Dereck Rodriguez Brings A Hall of Fame Heritage

Ivan Dereck Rodriguez grew up around big-league ballparks.

His father, Ivan “Pudge” Rodriguez, after all, was an All-Star catcher who has since been enshrined in the Baseball Hall of Fame.

Monday night, Rodriguez was back in a big-league ballpark, only this time he was there for work, called up by the San Francisco Giants, in need of pitching depth. And on Tuesday night, he became the 13th son of a Hall of Fame player to appear in a big-league game.

Like Father, Like Son

Hall of Famer Positions Son(s) Positions
Earl Averill† Outfielder Earl Averill Jr. Catcher
Yogi Berra† Catcher / Manager Dale Berra Infielder
Eddie Collins† Second baseman Eddie Collins Jr. Outfielder
Tony Gwynn† Outfielder Tony Gwynn Jr. Outfielder
Freddie Lindstrom† Third baseman / Outfielder Chuck Lindstrom Catcher
Connie Mack† Catcher / Manager Earle Mack Catcher / Manager
Jim O'Rourke† Outfielder / Manager Queenie O'Rourke Infielder / Outfielder
Tony Pérez† Infielder / Manager Eduardo Pérez Infielder
Tim Raines† Outfielder Tim Raines Jr. Outfielder
Ivan Rodriguez Catcher Dereck Rodriguez Pitcher
George Sisler† First baseman / Manager Dave Sisler Pitcher
Dick Sisler First baseman / Manager
Ed Walsh† Pitcher Ed Walsh Jr. Pitcher
Father of Hall of Famer
Father Position Hall of Famer Position
Sandy Alomar, Sr. Second baseman Roberto Alomar+ Second baseman
Ken Griffey, Sr. Outfielder Ken Griffey, Jr.+ Outfielder
Cal Ripken Manager, Orioles Cal Ripken, Jr. Shortstop
Son/Executive
Hall of Famer Position Son Position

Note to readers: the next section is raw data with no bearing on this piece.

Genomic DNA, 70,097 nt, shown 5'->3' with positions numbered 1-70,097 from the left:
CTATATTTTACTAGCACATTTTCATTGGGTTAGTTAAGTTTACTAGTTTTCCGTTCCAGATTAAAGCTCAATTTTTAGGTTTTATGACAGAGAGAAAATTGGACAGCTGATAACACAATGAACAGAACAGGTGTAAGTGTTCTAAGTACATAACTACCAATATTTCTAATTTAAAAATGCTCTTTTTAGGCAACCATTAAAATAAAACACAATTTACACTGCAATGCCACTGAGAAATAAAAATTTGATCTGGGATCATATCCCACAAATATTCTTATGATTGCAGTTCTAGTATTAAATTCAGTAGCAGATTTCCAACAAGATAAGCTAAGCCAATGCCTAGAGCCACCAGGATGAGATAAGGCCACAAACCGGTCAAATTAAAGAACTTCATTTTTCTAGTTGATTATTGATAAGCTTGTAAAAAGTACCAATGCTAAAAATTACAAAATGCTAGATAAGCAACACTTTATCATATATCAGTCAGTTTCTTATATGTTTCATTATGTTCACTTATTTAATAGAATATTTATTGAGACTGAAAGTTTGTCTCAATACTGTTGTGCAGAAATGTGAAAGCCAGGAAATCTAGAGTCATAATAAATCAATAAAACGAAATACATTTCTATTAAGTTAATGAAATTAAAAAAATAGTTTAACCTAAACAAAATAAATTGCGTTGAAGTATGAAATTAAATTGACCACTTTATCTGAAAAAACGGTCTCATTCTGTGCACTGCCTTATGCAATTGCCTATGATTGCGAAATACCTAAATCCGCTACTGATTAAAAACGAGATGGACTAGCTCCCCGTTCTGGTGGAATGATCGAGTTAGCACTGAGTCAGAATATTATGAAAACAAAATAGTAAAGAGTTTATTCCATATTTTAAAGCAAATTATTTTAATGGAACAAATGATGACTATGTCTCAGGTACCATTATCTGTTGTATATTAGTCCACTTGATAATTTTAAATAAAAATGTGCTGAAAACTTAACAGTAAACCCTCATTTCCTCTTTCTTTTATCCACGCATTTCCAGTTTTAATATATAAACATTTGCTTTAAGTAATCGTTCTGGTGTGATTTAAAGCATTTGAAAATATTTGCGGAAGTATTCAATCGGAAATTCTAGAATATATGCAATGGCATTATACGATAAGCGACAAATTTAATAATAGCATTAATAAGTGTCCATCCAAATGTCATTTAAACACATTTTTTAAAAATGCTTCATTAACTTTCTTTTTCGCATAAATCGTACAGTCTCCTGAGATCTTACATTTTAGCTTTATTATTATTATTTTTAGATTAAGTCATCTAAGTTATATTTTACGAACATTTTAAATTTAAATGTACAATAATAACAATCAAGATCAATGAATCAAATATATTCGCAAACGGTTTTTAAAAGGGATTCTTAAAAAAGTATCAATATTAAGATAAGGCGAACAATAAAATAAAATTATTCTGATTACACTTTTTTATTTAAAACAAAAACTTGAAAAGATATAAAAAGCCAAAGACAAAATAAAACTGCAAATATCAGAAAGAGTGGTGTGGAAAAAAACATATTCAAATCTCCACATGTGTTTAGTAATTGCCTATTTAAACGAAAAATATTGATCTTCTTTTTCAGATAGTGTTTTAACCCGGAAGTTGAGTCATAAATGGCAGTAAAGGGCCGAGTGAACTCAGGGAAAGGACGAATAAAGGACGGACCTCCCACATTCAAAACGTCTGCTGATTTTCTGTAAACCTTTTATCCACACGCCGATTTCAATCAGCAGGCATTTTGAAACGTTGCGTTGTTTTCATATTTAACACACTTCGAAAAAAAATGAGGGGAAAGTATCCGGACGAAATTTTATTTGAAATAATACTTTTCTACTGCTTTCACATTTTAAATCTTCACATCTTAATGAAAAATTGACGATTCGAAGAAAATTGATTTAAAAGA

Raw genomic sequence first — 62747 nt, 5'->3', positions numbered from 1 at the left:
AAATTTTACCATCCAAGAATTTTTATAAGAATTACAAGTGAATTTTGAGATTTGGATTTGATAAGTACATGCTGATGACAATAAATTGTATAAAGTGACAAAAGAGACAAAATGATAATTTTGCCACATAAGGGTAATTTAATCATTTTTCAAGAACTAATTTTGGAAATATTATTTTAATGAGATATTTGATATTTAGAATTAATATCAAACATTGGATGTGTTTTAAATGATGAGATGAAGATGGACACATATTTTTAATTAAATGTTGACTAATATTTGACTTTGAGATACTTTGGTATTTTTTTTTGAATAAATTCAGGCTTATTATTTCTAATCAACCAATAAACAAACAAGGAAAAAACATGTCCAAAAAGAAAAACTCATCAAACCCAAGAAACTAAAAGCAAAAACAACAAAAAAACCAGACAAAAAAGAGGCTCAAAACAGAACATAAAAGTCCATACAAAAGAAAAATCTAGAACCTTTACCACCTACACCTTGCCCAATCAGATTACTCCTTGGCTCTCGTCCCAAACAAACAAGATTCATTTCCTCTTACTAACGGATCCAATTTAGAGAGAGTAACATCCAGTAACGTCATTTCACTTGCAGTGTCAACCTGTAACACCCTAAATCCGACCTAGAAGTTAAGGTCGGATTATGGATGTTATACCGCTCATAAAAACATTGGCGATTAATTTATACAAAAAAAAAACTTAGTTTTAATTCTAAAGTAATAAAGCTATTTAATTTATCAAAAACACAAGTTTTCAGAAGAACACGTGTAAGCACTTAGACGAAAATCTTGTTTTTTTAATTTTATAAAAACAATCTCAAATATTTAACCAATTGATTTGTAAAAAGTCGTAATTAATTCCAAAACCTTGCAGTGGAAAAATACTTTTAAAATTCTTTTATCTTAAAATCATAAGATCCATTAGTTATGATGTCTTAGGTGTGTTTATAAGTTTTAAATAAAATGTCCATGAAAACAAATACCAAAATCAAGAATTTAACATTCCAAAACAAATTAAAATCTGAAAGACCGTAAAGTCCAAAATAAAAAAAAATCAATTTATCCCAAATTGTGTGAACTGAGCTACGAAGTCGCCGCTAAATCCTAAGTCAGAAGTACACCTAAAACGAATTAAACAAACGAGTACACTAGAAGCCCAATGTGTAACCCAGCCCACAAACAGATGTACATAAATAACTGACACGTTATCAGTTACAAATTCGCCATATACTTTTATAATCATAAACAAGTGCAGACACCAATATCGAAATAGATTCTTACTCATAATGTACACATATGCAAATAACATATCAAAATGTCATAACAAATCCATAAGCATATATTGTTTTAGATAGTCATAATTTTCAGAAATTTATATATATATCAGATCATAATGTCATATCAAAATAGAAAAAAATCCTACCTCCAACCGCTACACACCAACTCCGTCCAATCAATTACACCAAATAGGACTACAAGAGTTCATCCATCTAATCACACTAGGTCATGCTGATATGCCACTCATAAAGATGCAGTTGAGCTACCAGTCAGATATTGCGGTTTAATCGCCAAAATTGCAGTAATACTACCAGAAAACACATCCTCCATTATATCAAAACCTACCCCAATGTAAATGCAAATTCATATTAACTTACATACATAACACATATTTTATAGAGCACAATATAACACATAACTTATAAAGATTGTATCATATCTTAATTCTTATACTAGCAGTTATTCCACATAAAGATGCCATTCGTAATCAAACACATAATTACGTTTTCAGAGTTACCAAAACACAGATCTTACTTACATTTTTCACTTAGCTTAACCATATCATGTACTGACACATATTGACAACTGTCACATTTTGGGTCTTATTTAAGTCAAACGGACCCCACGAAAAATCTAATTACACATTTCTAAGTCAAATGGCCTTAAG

Nolan Ryan Pitcher Reid Ryan President, Astros
Ed Runge Umpire Paul Runge Umpire

 

Rodriguez got the call to make his big-league debut, taking over in the second inning of what became an 11-4 loss to the Rockies at Coors Field after starter Jeff Samardzija departed due to tightness in his right shoulder.

It didn’t have the storybook ending.

Oh, Rodriguez pitched 3 1/3 innings, and three of the four runs he gave up were unearned. He also, like his father, had a hit in his big-league debut, but while the his father singled, the son doulbed home a run in the fifth inning after striking out in his first big-league ab-bat.

Rodriguez's removal on Tuesday wasn’t by choice, but rather necessity. He took an Ian Desmond line drive off his right leg.

That, however, didn’t lessen the feeling of accomplishment for Rodriguez, a sixth-round draft choice of the Minnesota Twins as an outfielder when he came out of high school in 2011. After spending three years at the rookie-league level and compiling a .217 batting average he made the conversion to pitching in 2014.

The younger Rodriguez spent four more years in the Twins organization, refining his skills on the mound. He, however, reached the Double-A level for only 15 of his 81 pitching appearances, Rodriguez became a free agent. And after an off-season talk with Pablo Sandoval, who worked out in the Miami-area at the facility, Rodriguez decided to sign with the Giants.

Nine starts, a 4-1 record and a 3.40 ERA later, Rodriguez found himself in a big-league clubhouse, only this time because he was a big-leaguer, not just hanging with his father.

The Path to the Big Leagues

Year Tm Lg Lev Aff W L ERA G GS SV IP H R ER HR BB SO
2014 Elizabethton APPY Rk MIN 2 2 1.05 17 0 5 25.2 19 6 3 0 8 19
2015 3 Teams 3 Lgs Rk-A-A+ MIN 6 4 3.35 15 14 0 75.1 74 35 28 6 19 66
Fort Myers FLOR A+ MIN 0 0 0 1 0 0 2 1 0 0 0 2 2
Cedar Rapids MIDW A MIN 0 1 9 2 2 0 7 9 7 7 1 6 3
Elizabethton APPY Rk MIN 6 3 2.85 12 12 0 66.1 64 28 21 5 11 61